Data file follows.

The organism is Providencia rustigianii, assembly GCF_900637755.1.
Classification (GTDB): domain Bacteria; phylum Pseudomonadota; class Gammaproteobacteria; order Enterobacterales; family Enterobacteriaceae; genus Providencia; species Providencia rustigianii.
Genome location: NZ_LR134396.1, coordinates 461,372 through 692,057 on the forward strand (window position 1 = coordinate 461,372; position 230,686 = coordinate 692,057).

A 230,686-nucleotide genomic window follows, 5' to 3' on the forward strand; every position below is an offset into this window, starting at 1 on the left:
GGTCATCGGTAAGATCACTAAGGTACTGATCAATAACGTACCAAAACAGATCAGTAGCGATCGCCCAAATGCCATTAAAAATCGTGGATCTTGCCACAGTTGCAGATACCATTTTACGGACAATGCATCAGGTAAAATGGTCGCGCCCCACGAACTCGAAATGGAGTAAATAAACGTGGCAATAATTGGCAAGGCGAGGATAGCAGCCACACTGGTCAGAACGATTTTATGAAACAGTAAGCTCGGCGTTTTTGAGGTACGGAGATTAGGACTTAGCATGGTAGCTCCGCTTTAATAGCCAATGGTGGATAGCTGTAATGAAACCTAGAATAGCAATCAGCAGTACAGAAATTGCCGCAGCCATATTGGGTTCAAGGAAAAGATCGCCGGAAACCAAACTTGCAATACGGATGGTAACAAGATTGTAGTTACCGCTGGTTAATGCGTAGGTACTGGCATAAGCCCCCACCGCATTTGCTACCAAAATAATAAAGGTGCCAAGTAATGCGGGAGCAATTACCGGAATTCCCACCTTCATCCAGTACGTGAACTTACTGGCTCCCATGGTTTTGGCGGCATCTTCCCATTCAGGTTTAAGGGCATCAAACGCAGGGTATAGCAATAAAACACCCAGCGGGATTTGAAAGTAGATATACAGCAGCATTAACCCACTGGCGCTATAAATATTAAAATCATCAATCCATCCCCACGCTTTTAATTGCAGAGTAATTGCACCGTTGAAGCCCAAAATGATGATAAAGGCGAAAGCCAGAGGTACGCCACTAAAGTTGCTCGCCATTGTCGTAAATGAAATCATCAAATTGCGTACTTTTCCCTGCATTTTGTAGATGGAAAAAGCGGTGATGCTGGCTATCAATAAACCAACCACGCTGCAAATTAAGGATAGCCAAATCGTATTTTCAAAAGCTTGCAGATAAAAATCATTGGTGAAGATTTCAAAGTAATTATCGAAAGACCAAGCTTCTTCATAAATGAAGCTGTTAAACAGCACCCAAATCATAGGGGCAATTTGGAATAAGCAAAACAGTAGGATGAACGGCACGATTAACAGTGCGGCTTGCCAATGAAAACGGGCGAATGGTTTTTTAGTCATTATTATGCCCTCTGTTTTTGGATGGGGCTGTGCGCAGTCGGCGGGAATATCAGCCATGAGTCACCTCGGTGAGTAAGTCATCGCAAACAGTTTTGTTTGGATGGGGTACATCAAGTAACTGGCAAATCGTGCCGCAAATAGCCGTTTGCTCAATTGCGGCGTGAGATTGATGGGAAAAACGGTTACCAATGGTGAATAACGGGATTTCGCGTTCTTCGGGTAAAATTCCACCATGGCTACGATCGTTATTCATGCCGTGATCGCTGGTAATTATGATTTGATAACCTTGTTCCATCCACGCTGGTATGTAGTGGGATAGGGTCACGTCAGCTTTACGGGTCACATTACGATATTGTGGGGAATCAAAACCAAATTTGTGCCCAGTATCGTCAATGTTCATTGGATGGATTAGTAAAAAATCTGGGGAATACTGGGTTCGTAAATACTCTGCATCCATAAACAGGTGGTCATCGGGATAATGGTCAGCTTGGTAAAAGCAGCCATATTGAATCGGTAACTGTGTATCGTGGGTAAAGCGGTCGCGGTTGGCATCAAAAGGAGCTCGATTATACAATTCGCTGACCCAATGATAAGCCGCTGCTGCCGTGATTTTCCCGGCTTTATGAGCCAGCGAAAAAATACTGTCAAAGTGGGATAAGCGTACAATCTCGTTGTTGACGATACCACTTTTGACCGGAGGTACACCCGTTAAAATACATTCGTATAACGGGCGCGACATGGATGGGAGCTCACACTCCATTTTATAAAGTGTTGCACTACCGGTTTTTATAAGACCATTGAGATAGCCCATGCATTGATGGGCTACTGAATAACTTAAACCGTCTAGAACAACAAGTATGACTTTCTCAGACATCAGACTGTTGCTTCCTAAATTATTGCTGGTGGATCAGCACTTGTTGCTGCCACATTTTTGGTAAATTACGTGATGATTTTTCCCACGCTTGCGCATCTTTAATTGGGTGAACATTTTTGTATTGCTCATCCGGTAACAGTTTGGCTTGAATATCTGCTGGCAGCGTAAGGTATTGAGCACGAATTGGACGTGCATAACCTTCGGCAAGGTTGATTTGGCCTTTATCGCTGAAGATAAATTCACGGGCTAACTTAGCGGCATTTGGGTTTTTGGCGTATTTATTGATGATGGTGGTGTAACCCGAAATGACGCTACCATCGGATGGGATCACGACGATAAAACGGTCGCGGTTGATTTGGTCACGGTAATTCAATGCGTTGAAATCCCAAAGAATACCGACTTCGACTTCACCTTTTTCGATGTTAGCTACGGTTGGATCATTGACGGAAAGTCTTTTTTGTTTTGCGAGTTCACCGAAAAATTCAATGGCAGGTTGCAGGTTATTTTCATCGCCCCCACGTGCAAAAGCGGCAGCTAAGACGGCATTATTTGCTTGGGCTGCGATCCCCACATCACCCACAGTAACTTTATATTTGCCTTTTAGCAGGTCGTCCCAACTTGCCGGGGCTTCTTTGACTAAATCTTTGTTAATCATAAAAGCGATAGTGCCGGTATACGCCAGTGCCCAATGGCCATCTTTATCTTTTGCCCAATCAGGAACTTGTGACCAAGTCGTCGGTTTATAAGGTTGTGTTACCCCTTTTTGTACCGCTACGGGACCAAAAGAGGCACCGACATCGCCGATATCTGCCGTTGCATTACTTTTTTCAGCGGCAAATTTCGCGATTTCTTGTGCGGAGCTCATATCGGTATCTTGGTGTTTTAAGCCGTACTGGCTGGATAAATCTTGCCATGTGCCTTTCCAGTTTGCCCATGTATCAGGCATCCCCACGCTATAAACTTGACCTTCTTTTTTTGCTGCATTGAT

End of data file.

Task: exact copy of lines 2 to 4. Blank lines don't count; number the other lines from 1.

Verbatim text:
Classification (GTDB): domain Bacteria; phylum Pseudomonadota; class Gammaproteobacteria; order Enterobacterales; family Enterobacteriaceae; genus Providencia; species Providencia rustigianii.
Genome location: NZ_LR134396.1, coordinates 461,372 through 692,057 on the forward strand (window position 1 = coordinate 461,372; position 230,686 = coordinate 692,057).

A 230,686-nucleotide genomic window follows, 5' to 3' on the forward strand; every position below is an offset into this window, starting at 1 on the left: